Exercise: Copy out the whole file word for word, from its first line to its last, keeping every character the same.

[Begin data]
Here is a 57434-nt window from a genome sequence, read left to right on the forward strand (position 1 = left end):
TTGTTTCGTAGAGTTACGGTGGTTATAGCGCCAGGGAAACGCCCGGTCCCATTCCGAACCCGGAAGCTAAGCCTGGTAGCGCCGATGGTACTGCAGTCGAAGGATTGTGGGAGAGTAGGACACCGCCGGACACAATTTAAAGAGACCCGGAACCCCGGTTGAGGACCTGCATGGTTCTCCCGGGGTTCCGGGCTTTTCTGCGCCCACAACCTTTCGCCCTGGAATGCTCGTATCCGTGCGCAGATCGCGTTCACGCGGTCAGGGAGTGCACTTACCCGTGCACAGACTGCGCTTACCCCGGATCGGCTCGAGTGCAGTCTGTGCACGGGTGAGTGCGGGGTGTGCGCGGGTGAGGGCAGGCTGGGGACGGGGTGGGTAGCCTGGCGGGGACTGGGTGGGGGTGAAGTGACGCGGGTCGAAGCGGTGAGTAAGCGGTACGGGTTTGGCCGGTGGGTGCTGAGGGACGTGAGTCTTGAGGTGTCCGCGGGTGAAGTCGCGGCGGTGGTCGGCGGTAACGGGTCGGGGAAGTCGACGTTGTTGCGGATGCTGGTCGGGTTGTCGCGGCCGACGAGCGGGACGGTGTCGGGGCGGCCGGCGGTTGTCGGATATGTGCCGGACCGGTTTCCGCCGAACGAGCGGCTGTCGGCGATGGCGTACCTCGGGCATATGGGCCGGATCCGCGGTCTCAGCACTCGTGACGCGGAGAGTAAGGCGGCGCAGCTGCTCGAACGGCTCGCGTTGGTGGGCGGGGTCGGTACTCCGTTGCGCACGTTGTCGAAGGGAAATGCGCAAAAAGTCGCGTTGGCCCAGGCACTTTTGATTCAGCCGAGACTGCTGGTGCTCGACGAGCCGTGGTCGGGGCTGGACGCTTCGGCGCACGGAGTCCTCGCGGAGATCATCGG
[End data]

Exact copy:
Here is a 57434-nt window from a genome sequence, read left to right on the forward strand (position 1 = left end):
TTGTTTCGTAGAGTTACGGTGGTTATAGCGCCAGGGAAACGCCCGGTCCCATTCCGAACCCGGAAGCTAAGCCTGGTAGCGCCGATGGTACTGCAGTCGAAGGATTGTGGGAGAGTAGGACACCGCCGGACACAATTTAAAGAGACCCGGAACCCCGGTTGAGGACCTGCATGGTTCTCCCGGGGTTCCGGGCTTTTCTGCGCCCACAACCTTTCGCCCTGGAATGCTCGTATCCGTGCGCAGATCGCGTTCACGCGGTCAGGGAGTGCACTTACCCGTGCACAGACTGCGCTTACCCCGGATCGGCTCGAGTGCAGTCTGTGCACGGGTGAGTGCGGGGTGTGCGCGGGTGAGGGCAGGCTGGGGACGGGGTGGGTAGCCTGGCGGGGACTGGGTGGGGGTGAAGTGACGCGGGTCGAAGCGGTGAGTAAGCGGTACGGGTTTGGCCGGTGGGTGCTGAGGGACGTGAGTCTTGAGGTGTCCGCGGGTGAAGTCGCGGCGGTGGTCGGCGGTAACGGGTCGGGGAAGTCGACGTTGTTGCGGATGCTGGTCGGGTTGTCGCGGCCGACGAGCGGGACGGTGTCGGGGCGGCCGGCGGTTGTCGGATATGTGCCGGACCGGTTTCCGCCGAACGAGCGGCTGTCGGCGATGGCGTACCTCGGGCATATGGGCCGGATCCGCGGTCTCAGCACTCGTGACGCGGAGAGTAAGGCGGCGCAGCTGCTCGAACGGCTCGCGTTGGTGGGCGGGGTCGGTACTCCGTTGCGCACGTTGTCGAAGGGAAATGCGCAAAAAGTCGCGTTGGCCCAGGCACTTTTGATTCAGCCGAGACTGCTGGTGCTCGACGAGCCGTGGTCGGGGCTGGACGCTTCGGCGCACGGAGTCCTCGCGGAGATCATCGG